You can browse our range of quality birdbaths and bath equipment below to attract more birds to your garden and keep them alive and healthy during the winter months! 

Our Birdbaths & Equipment >

 

For more information on our range of products or tips on winter bird feeding, please do not hesitate to get in touch with a member of our team today - we'd be more than happy to help!

The Get Set Go Feeders for example are low cost, available in beautiful colours and easy to use. The quick release base and the easy disassembling make these feeders easy to clean thoroughly. These feeders are available in different colours and make great gift options too. Since Christmas is just round the corner, these will definitely make well appreciated gift options for the bird lovers.


The other new entrant in our list of products are The One Peanut feeders. These feeders can be mounted on the Droll Yankee Garden Poles and are again very easy to clean since they are easily detachable. The Ring Pull feeder is another great option that is cost effective and top quality. The parts of these feeders can be easily separated by simply pulling out the central pin which again facilitates easy cleaning. These come in different sizes to suit your requirements.


Birds love peanut butter and so we have Flutter Butter, a rich and nutritious option with a low salt content which makes a delicious protein boost all year round. What’s more it can be put out in the garden easily by simply twisting the jar into the Flutter Butter Feeder.
Apart from these we have many more options available but if you prefer a gift voucher that option is also available.


If you have limited space in your garden then one of the best methods of attracting wild birds is by providing window or balcony mounted bird feeders and the necessary bird food.

With these window feeders you can really see the birds up close which is a fun and interesting experience.
Apart from attracting and seeing the birds close, the other advantages include:-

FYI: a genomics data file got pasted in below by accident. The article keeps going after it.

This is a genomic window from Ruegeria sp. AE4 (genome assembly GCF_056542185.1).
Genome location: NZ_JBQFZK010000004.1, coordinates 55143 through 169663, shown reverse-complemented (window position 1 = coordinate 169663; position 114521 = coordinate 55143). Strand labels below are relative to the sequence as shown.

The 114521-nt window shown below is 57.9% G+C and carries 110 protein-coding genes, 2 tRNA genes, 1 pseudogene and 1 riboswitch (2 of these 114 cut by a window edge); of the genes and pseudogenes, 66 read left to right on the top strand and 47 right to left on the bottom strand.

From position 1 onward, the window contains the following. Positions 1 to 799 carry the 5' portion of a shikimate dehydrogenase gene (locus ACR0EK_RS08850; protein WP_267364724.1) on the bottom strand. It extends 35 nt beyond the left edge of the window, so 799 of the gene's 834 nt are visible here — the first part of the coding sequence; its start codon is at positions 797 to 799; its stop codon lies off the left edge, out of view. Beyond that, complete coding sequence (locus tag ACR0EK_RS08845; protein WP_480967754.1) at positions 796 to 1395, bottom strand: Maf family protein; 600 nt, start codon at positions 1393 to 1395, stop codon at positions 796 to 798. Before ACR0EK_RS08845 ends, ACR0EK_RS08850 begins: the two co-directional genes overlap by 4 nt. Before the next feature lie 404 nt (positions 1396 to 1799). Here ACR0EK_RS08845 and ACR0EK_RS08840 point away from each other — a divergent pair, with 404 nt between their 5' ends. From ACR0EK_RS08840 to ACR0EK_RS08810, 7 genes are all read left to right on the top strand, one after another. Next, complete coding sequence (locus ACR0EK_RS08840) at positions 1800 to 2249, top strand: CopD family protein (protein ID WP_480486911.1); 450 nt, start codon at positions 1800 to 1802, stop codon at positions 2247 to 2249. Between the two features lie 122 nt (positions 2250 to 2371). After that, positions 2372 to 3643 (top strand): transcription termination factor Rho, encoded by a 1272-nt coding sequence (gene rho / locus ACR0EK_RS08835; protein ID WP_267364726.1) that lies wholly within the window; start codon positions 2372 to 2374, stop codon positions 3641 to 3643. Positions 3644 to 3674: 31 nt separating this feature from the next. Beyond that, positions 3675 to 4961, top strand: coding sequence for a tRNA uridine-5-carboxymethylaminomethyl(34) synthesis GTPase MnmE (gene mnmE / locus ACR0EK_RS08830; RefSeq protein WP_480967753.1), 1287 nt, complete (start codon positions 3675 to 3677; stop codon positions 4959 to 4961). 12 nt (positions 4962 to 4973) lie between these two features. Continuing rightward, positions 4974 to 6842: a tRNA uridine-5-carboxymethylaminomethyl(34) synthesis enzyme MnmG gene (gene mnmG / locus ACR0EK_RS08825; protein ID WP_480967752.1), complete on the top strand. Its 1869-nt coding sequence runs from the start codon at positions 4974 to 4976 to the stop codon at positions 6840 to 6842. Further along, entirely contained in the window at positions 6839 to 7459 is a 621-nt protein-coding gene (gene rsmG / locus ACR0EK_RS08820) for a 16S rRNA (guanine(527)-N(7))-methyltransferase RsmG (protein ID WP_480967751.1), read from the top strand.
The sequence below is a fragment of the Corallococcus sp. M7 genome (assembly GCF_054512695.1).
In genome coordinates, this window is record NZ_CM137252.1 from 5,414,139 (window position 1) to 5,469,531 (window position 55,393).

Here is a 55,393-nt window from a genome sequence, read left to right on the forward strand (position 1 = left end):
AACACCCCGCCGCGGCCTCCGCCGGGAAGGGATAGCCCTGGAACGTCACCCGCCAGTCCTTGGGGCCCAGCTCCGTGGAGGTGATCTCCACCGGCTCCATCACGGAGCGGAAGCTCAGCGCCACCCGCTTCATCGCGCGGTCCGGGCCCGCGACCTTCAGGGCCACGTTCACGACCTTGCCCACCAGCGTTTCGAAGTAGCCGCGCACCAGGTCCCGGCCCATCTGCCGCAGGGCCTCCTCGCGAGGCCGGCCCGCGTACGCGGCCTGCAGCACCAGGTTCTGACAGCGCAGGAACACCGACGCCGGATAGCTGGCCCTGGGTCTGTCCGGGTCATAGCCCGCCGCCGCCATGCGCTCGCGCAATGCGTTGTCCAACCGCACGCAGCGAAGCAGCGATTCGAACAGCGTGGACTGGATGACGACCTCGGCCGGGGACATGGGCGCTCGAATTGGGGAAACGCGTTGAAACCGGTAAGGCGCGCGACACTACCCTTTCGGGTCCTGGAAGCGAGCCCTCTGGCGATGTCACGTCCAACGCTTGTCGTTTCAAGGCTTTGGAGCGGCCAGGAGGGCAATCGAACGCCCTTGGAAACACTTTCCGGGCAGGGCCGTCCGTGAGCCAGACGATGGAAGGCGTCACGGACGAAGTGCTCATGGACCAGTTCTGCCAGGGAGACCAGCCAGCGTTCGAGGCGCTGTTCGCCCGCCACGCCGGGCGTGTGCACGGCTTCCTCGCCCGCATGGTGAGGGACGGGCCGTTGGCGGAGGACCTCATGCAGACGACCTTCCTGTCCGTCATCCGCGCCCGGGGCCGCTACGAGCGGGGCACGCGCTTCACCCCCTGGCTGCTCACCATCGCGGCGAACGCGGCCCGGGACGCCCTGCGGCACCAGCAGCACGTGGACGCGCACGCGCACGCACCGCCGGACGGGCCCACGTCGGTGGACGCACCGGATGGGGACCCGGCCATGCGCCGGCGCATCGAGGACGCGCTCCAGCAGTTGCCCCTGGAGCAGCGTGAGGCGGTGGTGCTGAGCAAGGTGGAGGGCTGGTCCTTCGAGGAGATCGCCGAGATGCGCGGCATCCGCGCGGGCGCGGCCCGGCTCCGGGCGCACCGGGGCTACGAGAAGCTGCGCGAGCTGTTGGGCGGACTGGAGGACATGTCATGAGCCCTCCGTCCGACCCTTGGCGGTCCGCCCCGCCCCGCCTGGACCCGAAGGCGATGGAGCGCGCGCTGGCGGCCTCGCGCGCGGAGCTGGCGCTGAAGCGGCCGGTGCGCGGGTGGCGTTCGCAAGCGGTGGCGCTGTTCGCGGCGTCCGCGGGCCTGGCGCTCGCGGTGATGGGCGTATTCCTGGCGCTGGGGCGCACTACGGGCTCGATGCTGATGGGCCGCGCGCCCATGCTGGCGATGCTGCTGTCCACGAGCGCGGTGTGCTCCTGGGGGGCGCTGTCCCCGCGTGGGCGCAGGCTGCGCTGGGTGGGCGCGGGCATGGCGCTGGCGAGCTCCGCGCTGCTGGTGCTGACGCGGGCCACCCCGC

- usually these feeders stay well protected from all the annoying unwanted visitors like squirrels
- their local position means it is usually quite easy to clean the bird feeding equipement
- replenishing the food supply is usually easy
- birds feeding close to the house are usually better protected from predators

To make your visiting birds feel safer you could consider placing some plants or shrubs in pots that provide helpful cover.

At Really Wild Bird Company we have a wide variety of feeders which includes some that are ideal as window or balcony feeders such as the new Woodlook™ hanging feeders. These feature a tough, coated-steel mesh base, making them ideal for offering seed mixes and straight foods. The superbly stable frames of these elegantly designed feeders look remarkably like natural wood. They won’t warp or rot and never need painting or staining. These superb hanging feeders are available in Light Oak or Woodland Green finish.
Our new Woodlook™ hanging feeders feature a tough, coated-steel mesh base, making them ideal for offering seed mixes and straight foods. The superbly stable frames of these elegantly designed feeders look remarkably like natural wood. They won’t warp or rot and never need painting or staining. These superb hanging feeders are available in Light Oak or Woodland Green finish.


See our full range of bird feeders at The Really Wild Bird Food Company.